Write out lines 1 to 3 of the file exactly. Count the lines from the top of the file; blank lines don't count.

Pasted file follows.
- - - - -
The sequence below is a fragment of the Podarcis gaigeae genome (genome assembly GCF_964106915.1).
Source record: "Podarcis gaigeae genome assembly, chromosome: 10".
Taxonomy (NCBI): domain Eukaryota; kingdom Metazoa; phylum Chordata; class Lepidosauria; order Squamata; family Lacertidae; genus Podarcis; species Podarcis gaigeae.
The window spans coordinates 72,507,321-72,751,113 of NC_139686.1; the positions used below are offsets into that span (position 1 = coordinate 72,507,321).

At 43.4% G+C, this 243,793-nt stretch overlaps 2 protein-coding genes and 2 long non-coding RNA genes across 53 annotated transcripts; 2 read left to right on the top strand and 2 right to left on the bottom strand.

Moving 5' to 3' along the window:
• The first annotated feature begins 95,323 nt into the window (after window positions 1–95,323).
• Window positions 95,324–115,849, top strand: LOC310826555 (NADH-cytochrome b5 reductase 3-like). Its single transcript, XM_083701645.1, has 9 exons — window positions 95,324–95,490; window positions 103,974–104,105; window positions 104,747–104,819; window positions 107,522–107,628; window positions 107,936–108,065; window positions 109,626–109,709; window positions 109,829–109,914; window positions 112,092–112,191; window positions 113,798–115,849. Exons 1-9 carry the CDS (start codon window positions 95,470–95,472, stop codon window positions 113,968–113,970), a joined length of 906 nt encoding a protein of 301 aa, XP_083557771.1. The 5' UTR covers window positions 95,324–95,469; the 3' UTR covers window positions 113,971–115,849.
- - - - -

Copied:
The sequence below is a fragment of the Podarcis gaigeae genome (genome assembly GCF_964106915.1).
Source record: "Podarcis gaigeae genome assembly, chromosome: 10".
Taxonomy (NCBI): domain Eukaryota; kingdom Metazoa; phylum Chordata; class Lepidosauria; order Squamata; family Lacertidae; genus Podarcis; species Podarcis gaigeae.